Not long after Secretary of State Rex Tillerson was fired, President Trump told reporters, “I’m really at a point where we’re getting very close to having the Cabinet and other things that I want.”
That may be the main takeaway from Tillerson’s firing: Trump is gradually shedding people and personnel who were restraining him, instead doing what he wants to do. Trump recently imposed steel and aluminum tariffs over internal objections, a move that was followed by the resignation of top economic adviser Gary Cohn, who was described by the president as a “globalist” and “not quite as strong on those tariffs.”
Iran nuclear talks
Tillerson was encouraging Trump to keep the Iran deal in place; he was a voice inside the administration for staying in the Paris climate treaty; he encouraged diplomacy with North Korea at a time when the president was reproaching him on Twitter—the medium through which the secretary of state was eventually dismissed—for pursuing futile negotiations.
Replacing Tillerson with CIA Director Mike Pompeo, as Trump hopes to do, increases the likelihood that the nuclear deal former President Obama negotiated with Iran will be terminated. It also signals a harder line on North Korea ahead of planned face-to-face talks between Trump and “little rocket man” Kim Jong Un.
Taken together with the tariffs and Trump’s unilateral decision to talk with the North Korean dictator in defiance of the foreign policy establishment, it is a signal to the world that the president is going to do whatever he feels necessary for protecting American interests—even if the professionals don’t like it.
Profile | Mike Pompeo
The big exception for many of Trump’s critics will be Russia: Tillerson’s firing comes the day after he went further than the White House press secretary in blaming Russia for the poisoning of a former Russian spy and his daughter in Britain. Republicans on the House Intelligence Committee also closed its Russia investigation and exonerated Trump—prematurely, according to Democrats—the previous day.
But Pompeo is arguably more hawkish with regard to Russia than was Tillerson and has never doubted Russian interference in the 2016 presidential election. It is unlikely that US policy toward Russia would become more conciliatory in a Pompeo-run State Department.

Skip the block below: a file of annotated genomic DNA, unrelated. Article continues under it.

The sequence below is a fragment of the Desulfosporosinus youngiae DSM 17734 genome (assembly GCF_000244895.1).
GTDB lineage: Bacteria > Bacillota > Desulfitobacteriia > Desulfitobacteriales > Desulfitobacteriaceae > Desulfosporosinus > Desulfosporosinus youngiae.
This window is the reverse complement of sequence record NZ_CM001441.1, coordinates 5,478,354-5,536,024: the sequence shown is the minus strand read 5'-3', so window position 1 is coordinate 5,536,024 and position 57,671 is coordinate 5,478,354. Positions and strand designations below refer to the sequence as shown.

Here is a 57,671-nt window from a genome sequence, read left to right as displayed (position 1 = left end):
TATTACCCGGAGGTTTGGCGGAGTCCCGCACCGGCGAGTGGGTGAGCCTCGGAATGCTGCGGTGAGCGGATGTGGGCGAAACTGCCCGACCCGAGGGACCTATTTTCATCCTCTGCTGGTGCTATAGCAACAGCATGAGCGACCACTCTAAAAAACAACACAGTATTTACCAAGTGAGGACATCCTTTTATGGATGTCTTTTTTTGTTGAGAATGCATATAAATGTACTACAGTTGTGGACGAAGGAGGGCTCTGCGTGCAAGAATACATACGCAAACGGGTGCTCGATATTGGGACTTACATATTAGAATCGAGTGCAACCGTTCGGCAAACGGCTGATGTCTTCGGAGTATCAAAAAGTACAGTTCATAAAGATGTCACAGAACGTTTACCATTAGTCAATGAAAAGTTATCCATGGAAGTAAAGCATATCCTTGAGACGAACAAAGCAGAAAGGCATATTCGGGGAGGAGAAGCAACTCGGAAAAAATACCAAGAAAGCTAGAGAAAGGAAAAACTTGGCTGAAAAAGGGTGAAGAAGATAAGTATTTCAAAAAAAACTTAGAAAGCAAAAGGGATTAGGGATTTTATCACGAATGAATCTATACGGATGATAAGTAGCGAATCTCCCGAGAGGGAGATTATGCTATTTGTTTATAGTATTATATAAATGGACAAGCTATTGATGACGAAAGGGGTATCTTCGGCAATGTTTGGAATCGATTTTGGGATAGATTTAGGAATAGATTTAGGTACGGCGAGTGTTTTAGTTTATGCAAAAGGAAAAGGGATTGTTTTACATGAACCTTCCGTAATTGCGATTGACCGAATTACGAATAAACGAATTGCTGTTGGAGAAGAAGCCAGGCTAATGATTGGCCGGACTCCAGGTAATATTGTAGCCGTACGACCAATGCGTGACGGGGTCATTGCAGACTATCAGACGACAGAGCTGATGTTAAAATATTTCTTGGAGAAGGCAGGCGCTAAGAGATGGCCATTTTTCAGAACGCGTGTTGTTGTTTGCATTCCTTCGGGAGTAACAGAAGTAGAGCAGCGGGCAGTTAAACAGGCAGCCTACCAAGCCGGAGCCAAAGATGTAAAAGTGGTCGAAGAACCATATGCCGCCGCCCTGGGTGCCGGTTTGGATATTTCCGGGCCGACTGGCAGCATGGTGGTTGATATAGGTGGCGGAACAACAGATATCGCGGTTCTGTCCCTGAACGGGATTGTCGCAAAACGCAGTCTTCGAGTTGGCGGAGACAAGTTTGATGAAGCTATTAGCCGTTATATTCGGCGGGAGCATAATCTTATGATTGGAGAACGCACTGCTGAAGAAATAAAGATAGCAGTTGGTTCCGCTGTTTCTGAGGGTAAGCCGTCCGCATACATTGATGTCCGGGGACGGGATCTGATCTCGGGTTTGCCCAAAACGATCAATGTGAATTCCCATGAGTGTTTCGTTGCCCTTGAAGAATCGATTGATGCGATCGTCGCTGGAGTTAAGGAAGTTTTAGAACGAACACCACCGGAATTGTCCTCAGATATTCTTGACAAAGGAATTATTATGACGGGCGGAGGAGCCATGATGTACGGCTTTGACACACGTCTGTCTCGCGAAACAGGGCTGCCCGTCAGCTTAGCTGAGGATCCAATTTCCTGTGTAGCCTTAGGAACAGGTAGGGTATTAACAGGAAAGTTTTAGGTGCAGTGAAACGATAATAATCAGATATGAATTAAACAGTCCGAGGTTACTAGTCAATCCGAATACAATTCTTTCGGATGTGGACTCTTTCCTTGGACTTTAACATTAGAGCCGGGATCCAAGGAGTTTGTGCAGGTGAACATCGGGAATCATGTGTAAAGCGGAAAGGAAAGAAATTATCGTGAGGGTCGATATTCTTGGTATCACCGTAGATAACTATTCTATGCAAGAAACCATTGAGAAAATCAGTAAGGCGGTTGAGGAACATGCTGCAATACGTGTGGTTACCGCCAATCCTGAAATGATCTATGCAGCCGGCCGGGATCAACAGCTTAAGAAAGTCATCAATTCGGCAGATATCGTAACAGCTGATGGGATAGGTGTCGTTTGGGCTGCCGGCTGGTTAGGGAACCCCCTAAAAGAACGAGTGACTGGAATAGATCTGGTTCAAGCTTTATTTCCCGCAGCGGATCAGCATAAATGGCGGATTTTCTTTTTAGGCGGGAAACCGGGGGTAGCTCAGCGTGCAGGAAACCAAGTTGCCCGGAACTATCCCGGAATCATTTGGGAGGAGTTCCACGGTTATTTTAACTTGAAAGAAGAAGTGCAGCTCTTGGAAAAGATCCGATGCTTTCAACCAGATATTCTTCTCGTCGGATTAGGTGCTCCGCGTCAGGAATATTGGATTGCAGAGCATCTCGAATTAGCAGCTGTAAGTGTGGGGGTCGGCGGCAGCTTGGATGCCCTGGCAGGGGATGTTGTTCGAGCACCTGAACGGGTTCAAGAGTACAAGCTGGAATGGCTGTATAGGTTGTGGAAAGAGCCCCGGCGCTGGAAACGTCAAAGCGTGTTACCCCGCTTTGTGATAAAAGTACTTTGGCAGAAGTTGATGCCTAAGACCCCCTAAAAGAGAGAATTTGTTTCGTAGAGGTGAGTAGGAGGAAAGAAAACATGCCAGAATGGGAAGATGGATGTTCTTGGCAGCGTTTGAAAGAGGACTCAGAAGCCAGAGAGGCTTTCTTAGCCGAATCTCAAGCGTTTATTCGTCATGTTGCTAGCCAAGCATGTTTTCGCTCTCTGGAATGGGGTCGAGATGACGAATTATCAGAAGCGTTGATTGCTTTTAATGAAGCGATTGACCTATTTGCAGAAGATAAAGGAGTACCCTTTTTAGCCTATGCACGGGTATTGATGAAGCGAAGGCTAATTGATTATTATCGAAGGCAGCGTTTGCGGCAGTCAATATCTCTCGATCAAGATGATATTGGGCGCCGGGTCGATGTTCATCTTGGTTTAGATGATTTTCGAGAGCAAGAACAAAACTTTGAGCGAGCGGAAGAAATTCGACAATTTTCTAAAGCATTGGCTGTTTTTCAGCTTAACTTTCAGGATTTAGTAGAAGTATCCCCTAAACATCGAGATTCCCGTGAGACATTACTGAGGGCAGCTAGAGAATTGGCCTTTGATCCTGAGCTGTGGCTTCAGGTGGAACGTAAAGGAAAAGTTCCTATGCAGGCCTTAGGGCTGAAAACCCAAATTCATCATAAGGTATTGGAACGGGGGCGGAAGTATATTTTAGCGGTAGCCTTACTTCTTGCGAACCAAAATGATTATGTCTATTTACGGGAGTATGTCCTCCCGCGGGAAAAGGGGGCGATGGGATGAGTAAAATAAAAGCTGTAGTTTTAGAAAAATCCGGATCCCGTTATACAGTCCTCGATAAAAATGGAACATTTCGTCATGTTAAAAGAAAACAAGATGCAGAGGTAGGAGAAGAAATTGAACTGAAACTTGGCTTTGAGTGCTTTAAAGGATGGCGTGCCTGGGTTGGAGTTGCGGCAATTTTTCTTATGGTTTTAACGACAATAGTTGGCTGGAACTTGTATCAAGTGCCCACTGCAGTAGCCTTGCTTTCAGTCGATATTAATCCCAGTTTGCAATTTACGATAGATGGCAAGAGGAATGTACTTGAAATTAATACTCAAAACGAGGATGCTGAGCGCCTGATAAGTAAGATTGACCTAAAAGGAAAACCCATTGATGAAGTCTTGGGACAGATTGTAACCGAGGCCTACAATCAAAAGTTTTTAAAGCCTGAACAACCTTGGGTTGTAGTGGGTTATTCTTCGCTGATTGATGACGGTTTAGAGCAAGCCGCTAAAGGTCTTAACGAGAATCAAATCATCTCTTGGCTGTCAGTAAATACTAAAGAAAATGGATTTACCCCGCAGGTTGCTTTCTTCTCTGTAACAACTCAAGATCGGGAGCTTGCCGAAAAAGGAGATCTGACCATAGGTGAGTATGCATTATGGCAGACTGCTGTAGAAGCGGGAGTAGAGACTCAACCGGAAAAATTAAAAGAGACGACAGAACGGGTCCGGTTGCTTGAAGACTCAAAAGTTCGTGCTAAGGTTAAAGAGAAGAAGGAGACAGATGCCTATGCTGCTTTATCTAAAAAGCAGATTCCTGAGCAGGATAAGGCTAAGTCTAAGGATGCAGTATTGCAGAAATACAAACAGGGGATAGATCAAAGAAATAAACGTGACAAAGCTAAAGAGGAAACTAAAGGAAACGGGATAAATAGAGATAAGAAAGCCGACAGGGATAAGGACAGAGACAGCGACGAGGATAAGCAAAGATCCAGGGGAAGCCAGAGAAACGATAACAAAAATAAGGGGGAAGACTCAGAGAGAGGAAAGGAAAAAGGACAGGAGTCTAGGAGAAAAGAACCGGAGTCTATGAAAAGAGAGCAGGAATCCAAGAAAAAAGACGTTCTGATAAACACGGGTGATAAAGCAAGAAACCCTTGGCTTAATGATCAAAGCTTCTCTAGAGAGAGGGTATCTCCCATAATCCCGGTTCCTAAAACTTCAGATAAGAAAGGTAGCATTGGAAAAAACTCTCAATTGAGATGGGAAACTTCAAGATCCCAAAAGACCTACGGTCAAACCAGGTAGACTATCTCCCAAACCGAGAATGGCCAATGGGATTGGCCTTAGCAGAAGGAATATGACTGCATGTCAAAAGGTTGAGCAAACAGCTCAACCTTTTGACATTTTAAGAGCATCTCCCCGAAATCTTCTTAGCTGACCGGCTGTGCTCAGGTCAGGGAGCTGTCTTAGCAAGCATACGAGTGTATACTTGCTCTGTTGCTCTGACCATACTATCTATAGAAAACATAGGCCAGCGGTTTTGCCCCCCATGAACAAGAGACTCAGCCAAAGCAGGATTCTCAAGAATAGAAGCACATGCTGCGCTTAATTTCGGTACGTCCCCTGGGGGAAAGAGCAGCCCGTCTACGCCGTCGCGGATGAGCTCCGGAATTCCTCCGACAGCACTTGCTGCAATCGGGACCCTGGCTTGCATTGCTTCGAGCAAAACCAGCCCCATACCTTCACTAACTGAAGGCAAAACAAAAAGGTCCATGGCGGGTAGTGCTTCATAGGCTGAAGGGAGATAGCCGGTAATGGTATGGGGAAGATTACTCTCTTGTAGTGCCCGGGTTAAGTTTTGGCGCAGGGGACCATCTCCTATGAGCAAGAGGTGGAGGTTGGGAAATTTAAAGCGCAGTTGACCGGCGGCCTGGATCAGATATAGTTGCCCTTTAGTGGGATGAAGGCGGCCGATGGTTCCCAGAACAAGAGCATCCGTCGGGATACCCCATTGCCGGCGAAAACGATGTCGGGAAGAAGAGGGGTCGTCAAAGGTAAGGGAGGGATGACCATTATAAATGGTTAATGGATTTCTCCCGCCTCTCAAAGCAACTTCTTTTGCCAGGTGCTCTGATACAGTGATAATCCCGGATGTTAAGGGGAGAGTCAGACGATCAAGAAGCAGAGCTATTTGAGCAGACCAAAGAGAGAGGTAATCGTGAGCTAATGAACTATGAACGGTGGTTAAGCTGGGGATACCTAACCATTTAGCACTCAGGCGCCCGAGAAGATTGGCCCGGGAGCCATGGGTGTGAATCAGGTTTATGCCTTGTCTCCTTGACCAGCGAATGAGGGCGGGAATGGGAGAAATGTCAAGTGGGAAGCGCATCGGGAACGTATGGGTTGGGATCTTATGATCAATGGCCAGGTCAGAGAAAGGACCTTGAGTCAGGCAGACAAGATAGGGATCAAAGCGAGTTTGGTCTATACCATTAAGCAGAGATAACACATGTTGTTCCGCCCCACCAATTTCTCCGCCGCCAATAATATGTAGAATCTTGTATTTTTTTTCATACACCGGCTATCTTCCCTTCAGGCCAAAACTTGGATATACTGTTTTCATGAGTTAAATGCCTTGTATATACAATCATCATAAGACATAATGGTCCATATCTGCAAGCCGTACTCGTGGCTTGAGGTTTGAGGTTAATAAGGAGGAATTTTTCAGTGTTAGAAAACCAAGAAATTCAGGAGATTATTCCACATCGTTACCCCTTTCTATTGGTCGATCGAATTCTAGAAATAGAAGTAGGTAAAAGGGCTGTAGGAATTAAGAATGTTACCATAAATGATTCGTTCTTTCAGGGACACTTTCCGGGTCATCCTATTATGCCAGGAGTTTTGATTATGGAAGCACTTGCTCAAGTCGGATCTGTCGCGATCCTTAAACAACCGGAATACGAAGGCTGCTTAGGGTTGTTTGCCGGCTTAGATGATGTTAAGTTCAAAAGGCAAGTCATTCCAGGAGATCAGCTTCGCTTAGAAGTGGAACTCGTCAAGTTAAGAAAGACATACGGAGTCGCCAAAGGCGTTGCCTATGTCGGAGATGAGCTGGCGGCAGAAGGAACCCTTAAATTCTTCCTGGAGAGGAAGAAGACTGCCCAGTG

Instead Trump will have a secretary of state who more clearly speaks for him than the hapless Tillerson and who is more closely aligned with him on major international issues.
In a sense, that is a victory for “nationalists” over “globalists” inside the administration. Former White House chief strategist Steve Bannon reportedly sent a journalist a celebratory text about Tillerson’s departure. The Trump White House is projecting “America First” on steroids.
Profile | General James “Mad Dog” Mattis
Yet it is also a win for a particular version of America First that is somewhat at odds with the way Trump campaigned as a skeptic of foreign wars. Pompeo’s nomination was celebrated by Sens. Lindsey Graham and John McCain, who are both hawks and internationalists. Sen. Rand Paul, who agreed with Trump that the Iraq war was a “disaster,” voted against Pompeo becoming CIA director.
Paul’s vote could be more important this time around. The Republicans’ Senate majority is even smaller, 51-49. Many Democrats, including Senate Minority Leader Chuck Schumer, backed Pompeo for CIA director but they could make his confirmation hearings for his new position difficult. It is therefore not guaranteed that Pompeo will actually become secretary of state.
It is however another sign that cultivating good relations with the president is essential for success inside the Trump administration. Tillerson never really denied calling Trump a “moron.” Along with Defense Secretary James Mattis, Treasury Secretary Steven Mnuchin and White House chief of staff John Kelly, he was viewed as an attempted moderating influence on the president—but not a particularly effective one.
Profile | General John F Kelly
Tillerson was not even very popular with those who agreed with his preference for diplomacy over confrontation. This is largely because he was perceived as presiding over the State Department’s marginalization. He was certainly at the helm as it was being downsized.
This made Tillerson too isolated to perform well. If Pompeo is indeed his successor, he will not initially share that problem.
When Ronald Reagan was president, conservatives used to plead with his more moderate and establishment-friendly advisers to “Let Reagan be Reagan.” Former Trump campaign manager Corey Lewandowski has exhorted current White House staffers and Cabinet members to “Let Trump be Trump.”
It looks like Lewandowski and the hawks will get their wish. Those hoping for a more restrained and realistic foreign policy may not be so lucky.
W. James Antle III is politics editor of the Washington Examiner.